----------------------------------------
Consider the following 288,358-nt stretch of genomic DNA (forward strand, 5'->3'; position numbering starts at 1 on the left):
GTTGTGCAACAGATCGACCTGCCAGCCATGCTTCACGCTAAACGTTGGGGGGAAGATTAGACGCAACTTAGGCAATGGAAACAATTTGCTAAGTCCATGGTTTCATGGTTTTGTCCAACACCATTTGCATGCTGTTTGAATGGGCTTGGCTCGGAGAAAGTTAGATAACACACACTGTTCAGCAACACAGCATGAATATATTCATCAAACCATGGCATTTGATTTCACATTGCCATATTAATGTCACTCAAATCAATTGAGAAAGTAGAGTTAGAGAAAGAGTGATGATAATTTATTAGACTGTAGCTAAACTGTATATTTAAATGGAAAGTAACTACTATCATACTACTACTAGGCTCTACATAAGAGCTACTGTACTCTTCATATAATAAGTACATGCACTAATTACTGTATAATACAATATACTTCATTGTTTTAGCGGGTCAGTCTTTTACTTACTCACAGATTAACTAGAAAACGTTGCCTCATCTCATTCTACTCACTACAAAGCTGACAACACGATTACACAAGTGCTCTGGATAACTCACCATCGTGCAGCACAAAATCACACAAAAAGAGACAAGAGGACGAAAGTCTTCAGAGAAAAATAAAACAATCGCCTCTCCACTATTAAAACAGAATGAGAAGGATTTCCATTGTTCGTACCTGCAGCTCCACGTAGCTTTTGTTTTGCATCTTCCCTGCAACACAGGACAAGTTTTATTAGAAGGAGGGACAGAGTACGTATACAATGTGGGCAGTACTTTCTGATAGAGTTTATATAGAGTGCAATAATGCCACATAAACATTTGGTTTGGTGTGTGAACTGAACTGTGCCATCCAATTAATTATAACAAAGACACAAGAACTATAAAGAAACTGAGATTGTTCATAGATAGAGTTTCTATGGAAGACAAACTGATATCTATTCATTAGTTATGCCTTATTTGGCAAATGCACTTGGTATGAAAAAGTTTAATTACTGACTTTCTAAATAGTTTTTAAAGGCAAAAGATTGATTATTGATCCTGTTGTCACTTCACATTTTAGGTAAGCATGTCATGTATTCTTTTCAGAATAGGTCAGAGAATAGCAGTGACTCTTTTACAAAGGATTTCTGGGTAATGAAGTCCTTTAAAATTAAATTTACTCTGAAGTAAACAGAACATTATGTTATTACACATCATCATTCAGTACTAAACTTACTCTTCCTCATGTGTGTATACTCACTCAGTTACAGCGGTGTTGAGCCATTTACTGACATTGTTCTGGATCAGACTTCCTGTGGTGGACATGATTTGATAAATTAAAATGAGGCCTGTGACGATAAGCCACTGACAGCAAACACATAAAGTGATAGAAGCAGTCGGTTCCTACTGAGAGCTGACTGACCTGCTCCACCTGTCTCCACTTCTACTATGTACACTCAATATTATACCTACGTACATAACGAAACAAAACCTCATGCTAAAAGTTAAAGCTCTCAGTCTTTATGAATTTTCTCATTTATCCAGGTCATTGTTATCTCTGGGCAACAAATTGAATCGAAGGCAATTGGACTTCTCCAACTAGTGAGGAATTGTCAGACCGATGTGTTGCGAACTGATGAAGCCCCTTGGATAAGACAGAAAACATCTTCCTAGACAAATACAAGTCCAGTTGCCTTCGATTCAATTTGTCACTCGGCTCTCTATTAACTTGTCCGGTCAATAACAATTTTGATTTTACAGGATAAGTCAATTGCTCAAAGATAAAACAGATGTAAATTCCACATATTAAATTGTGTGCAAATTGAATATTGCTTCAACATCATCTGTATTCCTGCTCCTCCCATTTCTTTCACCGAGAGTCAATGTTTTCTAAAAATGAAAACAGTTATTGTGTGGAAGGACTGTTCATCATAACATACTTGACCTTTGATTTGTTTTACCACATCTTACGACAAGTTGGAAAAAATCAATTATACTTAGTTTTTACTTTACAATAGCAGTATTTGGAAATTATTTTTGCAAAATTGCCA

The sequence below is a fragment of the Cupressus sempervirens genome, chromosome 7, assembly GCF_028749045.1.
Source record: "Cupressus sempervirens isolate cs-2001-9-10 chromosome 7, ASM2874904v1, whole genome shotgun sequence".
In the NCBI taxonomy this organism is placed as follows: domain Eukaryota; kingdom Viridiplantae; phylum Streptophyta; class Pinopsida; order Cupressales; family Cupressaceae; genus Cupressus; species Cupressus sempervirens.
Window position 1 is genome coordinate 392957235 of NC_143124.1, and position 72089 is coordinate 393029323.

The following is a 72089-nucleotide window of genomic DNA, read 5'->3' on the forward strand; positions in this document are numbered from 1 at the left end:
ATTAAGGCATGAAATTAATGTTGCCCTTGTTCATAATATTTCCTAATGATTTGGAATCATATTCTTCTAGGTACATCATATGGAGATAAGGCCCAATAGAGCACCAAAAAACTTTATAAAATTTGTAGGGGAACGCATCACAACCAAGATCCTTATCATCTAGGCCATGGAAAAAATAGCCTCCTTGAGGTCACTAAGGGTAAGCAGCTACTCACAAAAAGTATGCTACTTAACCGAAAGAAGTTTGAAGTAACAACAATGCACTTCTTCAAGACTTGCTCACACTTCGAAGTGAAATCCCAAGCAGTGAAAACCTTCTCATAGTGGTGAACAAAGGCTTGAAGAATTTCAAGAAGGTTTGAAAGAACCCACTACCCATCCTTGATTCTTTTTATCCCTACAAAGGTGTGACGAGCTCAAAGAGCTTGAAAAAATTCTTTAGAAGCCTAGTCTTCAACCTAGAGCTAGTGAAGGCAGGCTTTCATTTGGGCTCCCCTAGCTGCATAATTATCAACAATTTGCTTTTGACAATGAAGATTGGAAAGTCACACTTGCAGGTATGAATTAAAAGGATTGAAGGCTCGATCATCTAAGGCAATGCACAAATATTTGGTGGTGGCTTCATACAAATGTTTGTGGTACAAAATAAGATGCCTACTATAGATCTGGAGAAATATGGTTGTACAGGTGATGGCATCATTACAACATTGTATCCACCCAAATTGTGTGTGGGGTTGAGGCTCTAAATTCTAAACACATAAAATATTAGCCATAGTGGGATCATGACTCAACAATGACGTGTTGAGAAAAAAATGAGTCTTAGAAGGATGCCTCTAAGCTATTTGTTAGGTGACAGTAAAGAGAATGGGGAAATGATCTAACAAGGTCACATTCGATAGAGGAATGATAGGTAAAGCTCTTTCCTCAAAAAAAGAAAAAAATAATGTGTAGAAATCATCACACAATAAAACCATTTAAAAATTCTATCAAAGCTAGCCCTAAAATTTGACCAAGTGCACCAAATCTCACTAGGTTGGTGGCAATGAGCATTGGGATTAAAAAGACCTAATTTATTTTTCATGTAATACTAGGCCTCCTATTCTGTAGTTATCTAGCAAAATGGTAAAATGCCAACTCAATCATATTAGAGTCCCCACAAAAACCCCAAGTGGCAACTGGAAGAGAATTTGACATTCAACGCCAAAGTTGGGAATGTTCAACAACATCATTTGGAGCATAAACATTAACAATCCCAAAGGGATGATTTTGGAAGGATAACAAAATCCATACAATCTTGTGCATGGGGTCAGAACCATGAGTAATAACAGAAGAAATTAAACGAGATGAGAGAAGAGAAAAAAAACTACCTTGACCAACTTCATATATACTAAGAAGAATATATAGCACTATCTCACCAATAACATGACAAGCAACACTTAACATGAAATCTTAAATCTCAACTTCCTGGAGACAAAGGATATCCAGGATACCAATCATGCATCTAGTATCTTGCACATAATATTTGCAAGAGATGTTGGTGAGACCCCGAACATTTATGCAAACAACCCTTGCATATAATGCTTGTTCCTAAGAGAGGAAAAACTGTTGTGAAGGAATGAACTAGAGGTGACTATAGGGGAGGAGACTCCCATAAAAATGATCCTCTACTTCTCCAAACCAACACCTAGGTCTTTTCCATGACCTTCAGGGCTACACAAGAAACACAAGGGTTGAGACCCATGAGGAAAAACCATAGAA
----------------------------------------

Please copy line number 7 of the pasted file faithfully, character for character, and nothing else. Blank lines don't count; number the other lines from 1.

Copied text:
The following is a 72089-nucleotide window of genomic DNA, read 5'->3' on the forward strand; positions in this document are numbered from 1 at the left end: